Oh my God, what an experience boarding an airplane for the very first time, what a good thing with mixed feelings not knowing what to expect when you are inside the plane, getting nervous while the plane was ascending, knowing how the seats are arranged according to numbers, the seat belts if they were similar to those in cars, how we could eat while the plane was moving, wondering whether the food wouldn’t spill over, but all in all it was a good feeling tasting the plane environment, turning around that table to eat food, trying to cope up with the new food names. All was amusement. I remember Ana Overton told me that “Sam, only expect dry foods when you get to America” and I was like how am I going to survive when I spent so long without eating “matooke” (a Ugandan well known basic food)? I remember also asking Mr. Steve West what the plane seat belts are like, and he had to explain to me that they are only waist belts hahahahaha!!!!!! What a feeling trying to imagine how snow looks like and at what degrees the coldness is, when you are inside the house or the car, it looks like it’s hot outside but just step out and you will get the feeling of winter!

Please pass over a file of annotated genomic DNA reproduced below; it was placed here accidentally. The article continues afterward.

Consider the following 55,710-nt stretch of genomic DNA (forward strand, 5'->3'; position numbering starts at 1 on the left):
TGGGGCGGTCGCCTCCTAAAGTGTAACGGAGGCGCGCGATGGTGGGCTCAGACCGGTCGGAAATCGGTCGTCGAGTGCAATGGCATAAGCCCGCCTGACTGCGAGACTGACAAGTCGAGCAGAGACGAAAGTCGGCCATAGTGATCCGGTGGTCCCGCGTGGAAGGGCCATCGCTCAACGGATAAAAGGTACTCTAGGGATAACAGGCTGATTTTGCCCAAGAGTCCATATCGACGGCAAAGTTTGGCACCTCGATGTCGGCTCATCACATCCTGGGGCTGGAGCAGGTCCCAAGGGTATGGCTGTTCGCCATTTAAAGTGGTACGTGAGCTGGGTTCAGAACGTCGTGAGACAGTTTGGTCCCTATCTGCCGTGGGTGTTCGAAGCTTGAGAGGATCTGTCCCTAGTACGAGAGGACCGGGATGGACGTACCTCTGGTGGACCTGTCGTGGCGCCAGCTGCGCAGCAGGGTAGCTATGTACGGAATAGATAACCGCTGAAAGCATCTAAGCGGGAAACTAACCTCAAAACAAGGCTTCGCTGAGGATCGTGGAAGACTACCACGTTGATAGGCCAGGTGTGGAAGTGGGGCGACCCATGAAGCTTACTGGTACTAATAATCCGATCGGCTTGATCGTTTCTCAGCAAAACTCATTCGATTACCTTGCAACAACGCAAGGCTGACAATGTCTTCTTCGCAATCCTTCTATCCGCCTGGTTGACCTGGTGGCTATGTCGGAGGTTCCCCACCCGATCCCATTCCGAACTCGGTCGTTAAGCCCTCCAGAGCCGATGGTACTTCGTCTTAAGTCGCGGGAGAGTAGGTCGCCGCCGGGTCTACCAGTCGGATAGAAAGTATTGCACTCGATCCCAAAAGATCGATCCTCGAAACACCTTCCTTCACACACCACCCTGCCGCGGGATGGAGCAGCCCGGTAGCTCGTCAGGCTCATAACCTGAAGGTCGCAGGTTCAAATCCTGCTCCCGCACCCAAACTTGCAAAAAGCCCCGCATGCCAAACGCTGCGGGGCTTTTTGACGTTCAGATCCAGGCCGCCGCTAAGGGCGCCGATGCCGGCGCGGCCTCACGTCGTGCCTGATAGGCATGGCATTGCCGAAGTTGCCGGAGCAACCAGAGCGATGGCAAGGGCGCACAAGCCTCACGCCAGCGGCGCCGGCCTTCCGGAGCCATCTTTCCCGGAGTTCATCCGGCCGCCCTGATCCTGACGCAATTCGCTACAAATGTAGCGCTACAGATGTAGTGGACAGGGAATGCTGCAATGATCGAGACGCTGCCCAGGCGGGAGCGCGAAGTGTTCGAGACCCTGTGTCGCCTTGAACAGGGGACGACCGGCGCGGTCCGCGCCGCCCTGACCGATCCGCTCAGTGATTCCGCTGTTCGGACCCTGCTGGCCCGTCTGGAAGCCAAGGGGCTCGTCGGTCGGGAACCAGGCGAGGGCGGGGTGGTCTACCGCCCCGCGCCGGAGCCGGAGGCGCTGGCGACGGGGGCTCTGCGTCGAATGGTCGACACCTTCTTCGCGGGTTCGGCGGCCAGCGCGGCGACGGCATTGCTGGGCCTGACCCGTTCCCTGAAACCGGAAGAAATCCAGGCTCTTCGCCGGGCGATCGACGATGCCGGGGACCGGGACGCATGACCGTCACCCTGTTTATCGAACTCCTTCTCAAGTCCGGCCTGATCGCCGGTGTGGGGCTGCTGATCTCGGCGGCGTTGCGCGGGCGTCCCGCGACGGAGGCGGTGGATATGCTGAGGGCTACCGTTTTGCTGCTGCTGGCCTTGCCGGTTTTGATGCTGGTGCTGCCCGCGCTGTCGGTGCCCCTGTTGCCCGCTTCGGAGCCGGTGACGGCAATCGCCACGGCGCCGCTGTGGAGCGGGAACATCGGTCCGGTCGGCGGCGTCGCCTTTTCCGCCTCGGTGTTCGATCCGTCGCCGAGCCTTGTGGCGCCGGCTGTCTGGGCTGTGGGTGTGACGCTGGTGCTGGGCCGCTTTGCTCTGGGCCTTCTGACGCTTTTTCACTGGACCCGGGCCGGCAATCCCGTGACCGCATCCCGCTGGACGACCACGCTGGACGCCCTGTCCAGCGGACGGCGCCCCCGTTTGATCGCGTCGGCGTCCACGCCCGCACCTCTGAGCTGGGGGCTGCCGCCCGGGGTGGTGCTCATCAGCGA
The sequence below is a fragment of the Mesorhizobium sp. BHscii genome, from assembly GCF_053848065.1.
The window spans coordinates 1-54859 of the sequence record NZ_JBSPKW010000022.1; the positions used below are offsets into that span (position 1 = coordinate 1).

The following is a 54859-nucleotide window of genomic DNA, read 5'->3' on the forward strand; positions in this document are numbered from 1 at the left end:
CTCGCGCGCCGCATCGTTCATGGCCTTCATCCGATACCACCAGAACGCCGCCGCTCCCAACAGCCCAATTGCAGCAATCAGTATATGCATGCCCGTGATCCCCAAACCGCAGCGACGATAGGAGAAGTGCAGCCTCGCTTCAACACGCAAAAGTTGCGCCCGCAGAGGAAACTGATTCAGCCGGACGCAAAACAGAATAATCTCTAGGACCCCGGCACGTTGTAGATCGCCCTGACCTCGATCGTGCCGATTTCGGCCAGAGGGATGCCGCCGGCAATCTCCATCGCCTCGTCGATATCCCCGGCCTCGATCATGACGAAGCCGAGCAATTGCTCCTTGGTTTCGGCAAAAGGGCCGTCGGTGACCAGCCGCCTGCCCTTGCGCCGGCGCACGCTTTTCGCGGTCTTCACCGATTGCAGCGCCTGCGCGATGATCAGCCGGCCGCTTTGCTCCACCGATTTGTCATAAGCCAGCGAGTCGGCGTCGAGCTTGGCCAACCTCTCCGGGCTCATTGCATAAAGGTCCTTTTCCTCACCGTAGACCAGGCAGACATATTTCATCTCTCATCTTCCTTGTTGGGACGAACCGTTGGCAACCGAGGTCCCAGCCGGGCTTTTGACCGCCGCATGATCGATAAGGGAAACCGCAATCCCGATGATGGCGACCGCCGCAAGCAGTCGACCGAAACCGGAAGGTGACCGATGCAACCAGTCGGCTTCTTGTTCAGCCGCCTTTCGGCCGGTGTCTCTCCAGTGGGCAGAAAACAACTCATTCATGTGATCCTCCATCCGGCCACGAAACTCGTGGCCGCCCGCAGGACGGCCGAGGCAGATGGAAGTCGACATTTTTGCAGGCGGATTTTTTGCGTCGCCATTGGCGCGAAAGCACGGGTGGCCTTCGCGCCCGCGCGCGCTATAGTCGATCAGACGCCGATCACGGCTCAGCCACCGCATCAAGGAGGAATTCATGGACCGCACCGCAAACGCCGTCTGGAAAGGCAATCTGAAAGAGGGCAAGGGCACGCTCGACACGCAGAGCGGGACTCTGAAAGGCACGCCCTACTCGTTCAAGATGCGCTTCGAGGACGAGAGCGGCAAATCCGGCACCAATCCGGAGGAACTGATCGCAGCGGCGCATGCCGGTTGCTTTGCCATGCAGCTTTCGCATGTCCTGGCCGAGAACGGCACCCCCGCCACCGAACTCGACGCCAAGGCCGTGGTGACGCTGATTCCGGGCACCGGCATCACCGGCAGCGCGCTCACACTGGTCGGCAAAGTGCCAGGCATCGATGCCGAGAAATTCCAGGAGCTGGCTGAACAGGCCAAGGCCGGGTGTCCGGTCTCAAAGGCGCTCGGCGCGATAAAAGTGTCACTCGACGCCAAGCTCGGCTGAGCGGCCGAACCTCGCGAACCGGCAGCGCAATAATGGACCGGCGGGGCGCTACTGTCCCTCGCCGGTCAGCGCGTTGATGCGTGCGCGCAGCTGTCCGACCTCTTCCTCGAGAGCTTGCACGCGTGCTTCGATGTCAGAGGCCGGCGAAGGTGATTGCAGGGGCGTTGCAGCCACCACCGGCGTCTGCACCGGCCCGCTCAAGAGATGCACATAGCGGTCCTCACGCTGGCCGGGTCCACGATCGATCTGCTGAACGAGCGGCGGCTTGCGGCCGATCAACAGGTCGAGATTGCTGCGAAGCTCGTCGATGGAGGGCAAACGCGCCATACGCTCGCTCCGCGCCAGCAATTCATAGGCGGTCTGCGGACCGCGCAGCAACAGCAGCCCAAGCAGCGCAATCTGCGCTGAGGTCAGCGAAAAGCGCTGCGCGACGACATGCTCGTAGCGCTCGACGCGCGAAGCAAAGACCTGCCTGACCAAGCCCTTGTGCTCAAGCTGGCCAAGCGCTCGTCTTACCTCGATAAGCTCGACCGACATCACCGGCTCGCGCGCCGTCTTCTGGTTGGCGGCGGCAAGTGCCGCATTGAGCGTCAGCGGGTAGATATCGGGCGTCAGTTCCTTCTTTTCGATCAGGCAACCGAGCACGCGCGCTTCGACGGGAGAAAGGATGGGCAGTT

WHAT I MET IN THE US: All my experience began the day I set my foot on American soil in Raleigh- Durham. Surely as soon as I reached Raleigh the climate changed, became cold to me while those who came to pick me up were not feeling cold. What an experience to begin with! The first time I went with Mr. Steve West and Juliana West and Mr. Dirk Hamp to visit Paige at her office, I was carried by Santa Claus, first time in a long time to be carried on someone’s lap. My first night at the West’s house, I remember telling them to adjust my cellphone time because it was very dark and yet my watch read 5:30pm, hahahahaha!!!!!! They laughed and told me that this season it gets dark quickly. Wonders never end in this world!!!!!!